Gross imbalance between the forward and backward castes has also been a feature of successive governments. In the present Cabinet there are only two ministers from the backward Ezhava community, which is said to account for 22 per cent of the population. In the last LDF government, it had six members, including the chief minister. All four ministers of the CPI were from that community.

The cause of the persistent communal imbalance is the narrow social base of the political parties. While Hindus constitute only 56 percent of the population they form 80 percent of the CPI-M membership. The caste/religious breakup of Congress membership is not known, but its leadership is widely perceived as a combine of Savarna elements of the Christian and Hindu religions. The formula the state leadership has placed before the Congress high command reinforces this perception. It envisages increased Cabinet representation to the Hindu forward caste to contain fallout resulting from gift of Speakership to the Muslim League.

The narrow religious base of the League and the Kerala Congress is just one of the problems. Their geographical base and gender base too are narrow. More representation for them in the Cabinet means more men from the same religions and same regions.

This commerntary was distributed by IANS on April 11, 2012

Sunday, April 8, 2012

Plea for professionalism

Malayalam cinema, which scaled heights of glory ahead of its South Indian cousins, has been down in the dumps for some time, leading to animated discussions on ways to overcome the crisis that has gripped it. Against this background, the appearance of C.S. Venkiteswaran's writings, which appeared in various periodicals in the recent past, in book form, is timely.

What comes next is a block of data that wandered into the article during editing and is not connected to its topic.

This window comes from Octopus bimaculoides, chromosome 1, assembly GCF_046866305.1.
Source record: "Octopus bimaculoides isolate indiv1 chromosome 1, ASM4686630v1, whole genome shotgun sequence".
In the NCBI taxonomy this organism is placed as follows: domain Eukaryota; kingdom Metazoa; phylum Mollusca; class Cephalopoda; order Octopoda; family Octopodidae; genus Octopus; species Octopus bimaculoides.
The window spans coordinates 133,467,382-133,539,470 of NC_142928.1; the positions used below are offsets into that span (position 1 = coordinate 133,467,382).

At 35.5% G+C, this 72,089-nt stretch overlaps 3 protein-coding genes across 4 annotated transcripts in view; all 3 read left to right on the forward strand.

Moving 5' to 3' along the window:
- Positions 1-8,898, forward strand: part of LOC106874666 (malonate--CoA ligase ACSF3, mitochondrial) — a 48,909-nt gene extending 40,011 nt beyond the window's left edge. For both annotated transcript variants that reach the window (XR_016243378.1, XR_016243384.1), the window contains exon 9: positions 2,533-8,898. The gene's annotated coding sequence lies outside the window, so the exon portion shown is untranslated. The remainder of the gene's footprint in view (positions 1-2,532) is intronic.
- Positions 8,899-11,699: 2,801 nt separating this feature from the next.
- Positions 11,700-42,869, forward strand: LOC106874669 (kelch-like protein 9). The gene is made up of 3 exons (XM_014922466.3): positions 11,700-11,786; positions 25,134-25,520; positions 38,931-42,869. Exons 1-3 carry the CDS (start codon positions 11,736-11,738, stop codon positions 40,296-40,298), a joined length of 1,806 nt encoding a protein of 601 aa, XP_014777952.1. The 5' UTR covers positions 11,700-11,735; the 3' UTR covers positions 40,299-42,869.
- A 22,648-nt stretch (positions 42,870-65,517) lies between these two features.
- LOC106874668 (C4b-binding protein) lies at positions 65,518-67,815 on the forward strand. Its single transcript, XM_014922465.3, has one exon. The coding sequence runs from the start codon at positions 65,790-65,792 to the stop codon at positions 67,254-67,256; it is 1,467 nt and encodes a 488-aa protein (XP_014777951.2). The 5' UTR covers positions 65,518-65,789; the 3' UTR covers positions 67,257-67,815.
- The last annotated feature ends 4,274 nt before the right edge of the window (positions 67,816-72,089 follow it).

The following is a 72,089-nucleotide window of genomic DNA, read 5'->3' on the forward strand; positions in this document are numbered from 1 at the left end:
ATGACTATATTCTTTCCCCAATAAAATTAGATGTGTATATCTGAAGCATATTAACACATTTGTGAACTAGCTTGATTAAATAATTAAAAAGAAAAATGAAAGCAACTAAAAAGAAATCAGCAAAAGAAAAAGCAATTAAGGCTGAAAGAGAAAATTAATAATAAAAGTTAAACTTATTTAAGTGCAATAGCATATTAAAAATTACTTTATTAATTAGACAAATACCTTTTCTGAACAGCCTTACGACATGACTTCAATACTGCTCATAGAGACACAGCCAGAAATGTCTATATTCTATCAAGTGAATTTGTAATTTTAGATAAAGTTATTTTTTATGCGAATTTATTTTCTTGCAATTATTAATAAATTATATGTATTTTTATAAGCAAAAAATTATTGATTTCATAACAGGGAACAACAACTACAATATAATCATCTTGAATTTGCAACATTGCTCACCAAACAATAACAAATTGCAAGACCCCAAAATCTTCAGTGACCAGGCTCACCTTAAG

Malayalam films made an early impact with realistic handling of social issues and popular resistance. Venkiteswaran, a perspective observer and critic, attributes the change in the character of cinema, which began in the 1970s, to factors such as breakup of the joint family and introduction of land reforms. The problems of the individual, especially conflicts within, now came to the fore. Commercial aspects of the cinema also gained prominence at this stage.

Later television arrived and cinema retreated to sex and comedy. Now, he says, instead of facing the challenge squarely and moving to a new phase, it is seeking shelter behind fading stars and trotting out excuses like lack of good scripts.
He warns the industry that if it does not address the problem of lack of professionalism, it will be relegated to a ghetto in this age of globalisation.

Besides informative articles on subjects like parallel cinema, Third World cinema, the film society movement and the state of film criticism, the volume includes assessments of noted film makers John Abraham and P. N. Menon and landmark films ‘Neelakkuyil' and ‘Nirmalyam.'

The book is profusely illustrated but the pictures are poorly reproduced.

MALAYALA CINEMA PADANANGAL: By C. S. Venkiteswaran, DC Books, Kottayam 686001, Rs. 125.

Friday, April 6, 2012

A centenary passing unnoticed

Year 2012 marks the centenary of the abolition of Marumakkathayam (matrilinear system) which prevailed in Kerala for centuries.

The event appears to have escaped the attention of the media and other institutions which celebrate with gusto the 90th and 100th birthdays of the successors of feudal rulers and take solemn note of the anniversaries of boat tragedies and tsunamis.

It was in 1912 that the Travancore Marumakkathayam Act was passed by which half of the intestate male’s self acquired property could be gifted to wife and children. This, in conjunction with the Travancore Will Act of 1899, tolled the death knell of Marumakkathayam.

The Travancore Nair Regulation of 1912, passed by the Maharajah of Travancore, legalized Sambhandham (conjugal union). It set the context for the 1925 Nair Act, the 1925 Ezhava Act, the 1926 Nanjanad Vellala Act and the 1932 Kshatriya Act – all of Travancore. It inspired the 1920 Nair Regulation of Cochin and the 1933 Marumakkathayam Act of Madras including Malabar.

Source: Directorate of State Archives, Government of Kerala